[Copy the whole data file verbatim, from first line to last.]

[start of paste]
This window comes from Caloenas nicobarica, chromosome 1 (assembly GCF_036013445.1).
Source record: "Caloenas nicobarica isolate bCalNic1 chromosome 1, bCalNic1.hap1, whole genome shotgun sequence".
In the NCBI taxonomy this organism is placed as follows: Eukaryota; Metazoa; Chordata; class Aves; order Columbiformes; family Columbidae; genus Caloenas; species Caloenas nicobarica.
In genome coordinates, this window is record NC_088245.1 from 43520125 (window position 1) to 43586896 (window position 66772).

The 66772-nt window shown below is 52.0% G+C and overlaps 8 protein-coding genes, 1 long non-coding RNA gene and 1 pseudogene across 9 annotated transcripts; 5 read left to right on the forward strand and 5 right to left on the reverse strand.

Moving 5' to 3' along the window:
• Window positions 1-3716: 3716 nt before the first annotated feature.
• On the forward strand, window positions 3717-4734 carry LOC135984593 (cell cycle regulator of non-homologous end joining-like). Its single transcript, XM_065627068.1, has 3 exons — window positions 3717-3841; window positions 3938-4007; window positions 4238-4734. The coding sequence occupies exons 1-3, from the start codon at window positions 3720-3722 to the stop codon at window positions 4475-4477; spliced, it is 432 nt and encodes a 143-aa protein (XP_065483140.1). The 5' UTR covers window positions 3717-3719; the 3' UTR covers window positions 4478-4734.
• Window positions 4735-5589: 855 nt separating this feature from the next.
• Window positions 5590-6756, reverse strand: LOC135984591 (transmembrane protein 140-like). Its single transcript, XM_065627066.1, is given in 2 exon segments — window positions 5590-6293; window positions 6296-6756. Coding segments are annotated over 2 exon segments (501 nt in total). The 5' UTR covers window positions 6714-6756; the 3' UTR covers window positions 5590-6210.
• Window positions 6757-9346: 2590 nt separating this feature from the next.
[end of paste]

This window comes from Caloenas nicobarica, chromosome 1 (assembly GCF_036013445.1).
Source record: "Caloenas nicobarica isolate bCalNic1 chromosome 1, bCalNic1.hap1, whole genome shotgun sequence".
In the NCBI taxonomy this organism is placed as follows: Eukaryota; Metazoa; Chordata; class Aves; order Columbiformes; family Columbidae; genus Caloenas; species Caloenas nicobarica.
In genome coordinates, this window is record NC_088245.1 from 43520125 (window position 1) to 43586896 (window position 66772).

The 66772-nt window shown below is 52.0% G+C and overlaps 8 protein-coding genes, 1 long non-coding RNA gene and 1 pseudogene across 9 annotated transcripts; 5 read left to right on the forward strand and 5 right to left on the reverse strand.

Moving 5' to 3' along the window:
• Window positions 1-3716: 3716 nt before the first annotated feature.
• On the forward strand, window positions 3717-4734 carry LOC135984593 (cell cycle regulator of non-homologous end joining-like). Its single transcript, XM_065627068.1, has 3 exons — window positions 3717-3841; window positions 3938-4007; window positions 4238-4734. The coding sequence occupies exons 1-3, from the start codon at window positions 3720-3722 to the stop codon at window positions 4475-4477; spliced, it is 432 nt and encodes a 143-aa protein (XP_065483140.1). The 5' UTR covers window positions 3717-3719; the 3' UTR covers window positions 4478-4734.
• Window positions 4735-5589: 855 nt separating this feature from the next.
• Window positions 5590-6756, reverse strand: LOC135984591 (transmembrane protein 140-like). Its single transcript, XM_065627066.1, is given in 2 exon segments — window positions 5590-6293; window positions 6296-6756. Coding segments are annotated over 2 exon segments (501 nt in total). The 5' UTR covers window positions 6714-6756; the 3' UTR covers window positions 5590-6210.
• Window positions 6757-9346: 2590 nt separating this feature from the next.